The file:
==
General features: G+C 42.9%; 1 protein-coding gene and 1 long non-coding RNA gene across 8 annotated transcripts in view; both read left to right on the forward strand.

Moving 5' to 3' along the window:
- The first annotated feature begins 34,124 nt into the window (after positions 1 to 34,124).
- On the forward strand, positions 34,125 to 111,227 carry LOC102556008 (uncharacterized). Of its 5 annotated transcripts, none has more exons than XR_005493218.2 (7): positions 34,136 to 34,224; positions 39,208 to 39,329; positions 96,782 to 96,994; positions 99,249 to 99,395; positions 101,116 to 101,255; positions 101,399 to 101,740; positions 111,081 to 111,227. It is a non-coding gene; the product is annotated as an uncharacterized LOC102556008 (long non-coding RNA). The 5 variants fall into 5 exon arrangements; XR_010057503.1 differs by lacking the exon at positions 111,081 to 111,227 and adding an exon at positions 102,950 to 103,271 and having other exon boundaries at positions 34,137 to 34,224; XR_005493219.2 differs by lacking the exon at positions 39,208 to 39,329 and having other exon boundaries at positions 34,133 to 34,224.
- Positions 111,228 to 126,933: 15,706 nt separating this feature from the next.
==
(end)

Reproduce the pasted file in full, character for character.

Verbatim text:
General features: G+C 42.9%; 1 protein-coding gene and 1 long non-coding RNA gene across 8 annotated transcripts in view; both read left to right on the forward strand.

Moving 5' to 3' along the window:
- The first annotated feature begins 34,124 nt into the window (after positions 1 to 34,124).
- On the forward strand, positions 34,125 to 111,227 carry LOC102556008 (uncharacterized). Of its 5 annotated transcripts, none has more exons than XR_005493218.2 (7): positions 34,136 to 34,224; positions 39,208 to 39,329; positions 96,782 to 96,994; positions 99,249 to 99,395; positions 101,116 to 101,255; positions 101,399 to 101,740; positions 111,081 to 111,227. It is a non-coding gene; the product is annotated as an uncharacterized LOC102556008 (long non-coding RNA). The 5 variants fall into 5 exon arrangements; XR_010057503.1 differs by lacking the exon at positions 111,081 to 111,227 and adding an exon at positions 102,950 to 103,271 and having other exon boundaries at positions 34,137 to 34,224; XR_005493219.2 differs by lacking the exon at positions 39,208 to 39,329 and having other exon boundaries at positions 34,133 to 34,224.
- Positions 111,228 to 126,933: 15,706 nt separating this feature from the next.